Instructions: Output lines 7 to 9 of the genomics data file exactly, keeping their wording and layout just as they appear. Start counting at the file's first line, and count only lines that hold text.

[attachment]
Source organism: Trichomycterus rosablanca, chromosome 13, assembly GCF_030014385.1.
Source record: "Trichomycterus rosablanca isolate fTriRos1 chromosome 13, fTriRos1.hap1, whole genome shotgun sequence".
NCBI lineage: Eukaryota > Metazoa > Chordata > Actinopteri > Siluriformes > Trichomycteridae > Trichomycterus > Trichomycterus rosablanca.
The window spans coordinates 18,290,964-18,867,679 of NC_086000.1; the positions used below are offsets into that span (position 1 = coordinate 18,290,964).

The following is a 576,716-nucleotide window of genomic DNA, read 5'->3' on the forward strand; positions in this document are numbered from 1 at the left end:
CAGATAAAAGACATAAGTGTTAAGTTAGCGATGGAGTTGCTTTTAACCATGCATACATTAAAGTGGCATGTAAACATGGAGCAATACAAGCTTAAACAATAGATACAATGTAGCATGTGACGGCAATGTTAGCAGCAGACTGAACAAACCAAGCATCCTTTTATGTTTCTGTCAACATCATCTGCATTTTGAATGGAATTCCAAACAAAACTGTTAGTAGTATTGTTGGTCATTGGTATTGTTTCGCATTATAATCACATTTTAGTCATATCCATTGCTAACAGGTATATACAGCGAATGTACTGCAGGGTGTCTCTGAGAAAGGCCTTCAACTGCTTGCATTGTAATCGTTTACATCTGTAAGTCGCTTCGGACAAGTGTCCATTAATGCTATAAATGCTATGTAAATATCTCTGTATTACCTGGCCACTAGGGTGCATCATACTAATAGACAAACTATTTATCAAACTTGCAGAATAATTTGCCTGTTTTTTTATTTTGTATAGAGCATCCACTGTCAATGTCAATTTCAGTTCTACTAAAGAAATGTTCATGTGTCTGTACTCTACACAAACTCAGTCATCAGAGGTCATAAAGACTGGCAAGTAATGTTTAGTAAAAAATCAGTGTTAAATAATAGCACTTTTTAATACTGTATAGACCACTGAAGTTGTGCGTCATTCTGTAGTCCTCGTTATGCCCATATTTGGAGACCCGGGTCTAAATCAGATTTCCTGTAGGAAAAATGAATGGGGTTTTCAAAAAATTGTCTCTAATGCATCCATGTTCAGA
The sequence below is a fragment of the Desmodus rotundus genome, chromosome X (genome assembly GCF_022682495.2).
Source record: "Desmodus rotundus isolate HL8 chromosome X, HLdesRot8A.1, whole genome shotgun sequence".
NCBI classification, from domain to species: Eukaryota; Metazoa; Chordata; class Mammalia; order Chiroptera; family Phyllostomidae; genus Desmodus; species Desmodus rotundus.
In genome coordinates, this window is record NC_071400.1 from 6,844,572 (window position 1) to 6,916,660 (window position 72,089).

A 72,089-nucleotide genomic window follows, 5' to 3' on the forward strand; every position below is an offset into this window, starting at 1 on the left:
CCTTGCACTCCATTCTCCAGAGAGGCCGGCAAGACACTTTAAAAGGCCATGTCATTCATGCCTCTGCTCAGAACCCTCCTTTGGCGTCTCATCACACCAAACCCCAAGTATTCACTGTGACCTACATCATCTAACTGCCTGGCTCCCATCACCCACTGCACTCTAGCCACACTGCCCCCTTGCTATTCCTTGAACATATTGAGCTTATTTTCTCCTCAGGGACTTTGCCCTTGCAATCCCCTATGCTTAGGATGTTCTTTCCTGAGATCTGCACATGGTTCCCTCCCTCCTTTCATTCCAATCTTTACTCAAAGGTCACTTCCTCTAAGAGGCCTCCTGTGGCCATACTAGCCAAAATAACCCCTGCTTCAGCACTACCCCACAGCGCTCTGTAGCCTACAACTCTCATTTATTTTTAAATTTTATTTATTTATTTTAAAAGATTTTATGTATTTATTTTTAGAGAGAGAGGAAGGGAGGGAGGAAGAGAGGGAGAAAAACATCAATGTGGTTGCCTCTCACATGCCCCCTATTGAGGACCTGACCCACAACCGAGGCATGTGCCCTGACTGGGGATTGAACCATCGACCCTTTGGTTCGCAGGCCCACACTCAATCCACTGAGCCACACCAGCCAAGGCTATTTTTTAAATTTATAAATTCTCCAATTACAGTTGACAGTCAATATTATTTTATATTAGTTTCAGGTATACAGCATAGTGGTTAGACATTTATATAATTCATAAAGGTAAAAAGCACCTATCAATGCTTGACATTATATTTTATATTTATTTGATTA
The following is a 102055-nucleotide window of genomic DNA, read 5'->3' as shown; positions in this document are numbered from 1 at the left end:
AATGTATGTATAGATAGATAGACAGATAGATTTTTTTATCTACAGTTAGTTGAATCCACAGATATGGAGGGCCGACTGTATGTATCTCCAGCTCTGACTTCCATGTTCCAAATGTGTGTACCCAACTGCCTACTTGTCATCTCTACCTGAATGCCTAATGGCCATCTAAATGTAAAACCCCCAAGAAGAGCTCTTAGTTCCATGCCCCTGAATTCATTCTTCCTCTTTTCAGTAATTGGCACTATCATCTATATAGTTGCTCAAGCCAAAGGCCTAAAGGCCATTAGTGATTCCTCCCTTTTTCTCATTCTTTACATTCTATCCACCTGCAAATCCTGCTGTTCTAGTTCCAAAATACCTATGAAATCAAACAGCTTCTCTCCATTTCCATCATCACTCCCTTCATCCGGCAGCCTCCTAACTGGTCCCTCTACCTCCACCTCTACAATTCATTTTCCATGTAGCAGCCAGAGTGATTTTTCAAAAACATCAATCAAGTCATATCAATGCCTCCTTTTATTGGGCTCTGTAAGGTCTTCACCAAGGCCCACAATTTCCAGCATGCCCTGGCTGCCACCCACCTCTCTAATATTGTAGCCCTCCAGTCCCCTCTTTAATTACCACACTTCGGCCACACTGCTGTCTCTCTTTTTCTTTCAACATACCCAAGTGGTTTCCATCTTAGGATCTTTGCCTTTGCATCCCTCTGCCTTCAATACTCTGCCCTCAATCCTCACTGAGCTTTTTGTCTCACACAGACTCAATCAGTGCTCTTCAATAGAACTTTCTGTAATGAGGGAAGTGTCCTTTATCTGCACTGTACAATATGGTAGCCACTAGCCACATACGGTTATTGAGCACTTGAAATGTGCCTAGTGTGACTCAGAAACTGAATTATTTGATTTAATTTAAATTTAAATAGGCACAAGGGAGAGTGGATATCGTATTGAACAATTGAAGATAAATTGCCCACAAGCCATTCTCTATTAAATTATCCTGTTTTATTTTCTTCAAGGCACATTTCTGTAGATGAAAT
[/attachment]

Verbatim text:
The sequence below is a fragment of the Desmodus rotundus genome, chromosome X (genome assembly GCF_022682495.2).
Source record: "Desmodus rotundus isolate HL8 chromosome X, HLdesRot8A.1, whole genome shotgun sequence".
NCBI classification, from domain to species: Eukaryota; Metazoa; Chordata; class Mammalia; order Chiroptera; family Phyllostomidae; genus Desmodus; species Desmodus rotundus.